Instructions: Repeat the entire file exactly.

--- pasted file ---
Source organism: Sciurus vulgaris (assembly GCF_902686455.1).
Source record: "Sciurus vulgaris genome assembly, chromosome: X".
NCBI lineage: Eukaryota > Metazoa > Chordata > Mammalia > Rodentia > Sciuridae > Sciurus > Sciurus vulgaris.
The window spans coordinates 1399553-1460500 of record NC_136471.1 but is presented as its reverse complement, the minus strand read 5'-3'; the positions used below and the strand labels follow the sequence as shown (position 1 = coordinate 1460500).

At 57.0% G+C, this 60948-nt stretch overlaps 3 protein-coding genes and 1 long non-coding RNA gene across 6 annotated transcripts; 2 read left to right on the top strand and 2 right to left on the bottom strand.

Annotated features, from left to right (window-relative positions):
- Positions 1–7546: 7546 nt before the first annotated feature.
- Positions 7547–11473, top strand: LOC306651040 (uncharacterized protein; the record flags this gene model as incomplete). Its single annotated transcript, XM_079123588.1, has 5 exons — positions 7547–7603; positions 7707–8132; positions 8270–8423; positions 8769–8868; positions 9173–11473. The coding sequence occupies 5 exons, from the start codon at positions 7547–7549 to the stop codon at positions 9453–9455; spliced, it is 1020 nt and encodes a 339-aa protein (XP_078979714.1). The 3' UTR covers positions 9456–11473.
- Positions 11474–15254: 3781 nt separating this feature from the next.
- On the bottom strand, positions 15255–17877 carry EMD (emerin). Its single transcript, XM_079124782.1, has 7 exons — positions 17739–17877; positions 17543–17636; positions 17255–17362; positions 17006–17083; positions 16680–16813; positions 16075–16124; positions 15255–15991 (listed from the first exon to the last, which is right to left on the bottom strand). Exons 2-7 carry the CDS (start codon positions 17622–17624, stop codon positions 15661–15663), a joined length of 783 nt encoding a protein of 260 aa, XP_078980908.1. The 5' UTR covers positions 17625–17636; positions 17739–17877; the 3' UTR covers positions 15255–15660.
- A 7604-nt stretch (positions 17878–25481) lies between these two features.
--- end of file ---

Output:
Source organism: Sciurus vulgaris (assembly GCF_902686455.1).
Source record: "Sciurus vulgaris genome assembly, chromosome: X".
NCBI lineage: Eukaryota > Metazoa > Chordata > Mammalia > Rodentia > Sciuridae > Sciurus > Sciurus vulgaris.
The window spans coordinates 1399553-1460500 of record NC_136471.1 but is presented as its reverse complement, the minus strand read 5'-3'; the positions used below and the strand labels follow the sequence as shown (position 1 = coordinate 1460500).

At 57.0% G+C, this 60948-nt stretch overlaps 3 protein-coding genes and 1 long non-coding RNA gene across 6 annotated transcripts; 2 read left to right on the top strand and 2 right to left on the bottom strand.

Annotated features, from left to right (window-relative positions):
- Positions 1–7546: 7546 nt before the first annotated feature.
- Positions 7547–11473, top strand: LOC306651040 (uncharacterized protein; the record flags this gene model as incomplete). Its single annotated transcript, XM_079123588.1, has 5 exons — positions 7547–7603; positions 7707–8132; positions 8270–8423; positions 8769–8868; positions 9173–11473. The coding sequence occupies 5 exons, from the start codon at positions 7547–7549 to the stop codon at positions 9453–9455; spliced, it is 1020 nt and encodes a 339-aa protein (XP_078979714.1). The 3' UTR covers positions 9456–11473.
- Positions 11474–15254: 3781 nt separating this feature from the next.
- On the bottom strand, positions 15255–17877 carry EMD (emerin). Its single transcript, XM_079124782.1, has 7 exons — positions 17739–17877; positions 17543–17636; positions 17255–17362; positions 17006–17083; positions 16680–16813; positions 16075–16124; positions 15255–15991 (listed from the first exon to the last, which is right to left on the bottom strand). Exons 2-7 carry the CDS (start codon positions 17622–17624, stop codon positions 15661–15663), a joined length of 783 nt encoding a protein of 260 aa, XP_078980908.1. The 5' UTR covers positions 17625–17636; positions 17739–17877; the 3' UTR covers positions 15255–15660.
- A 7604-nt stretch (positions 17878–25481) lies between these two features.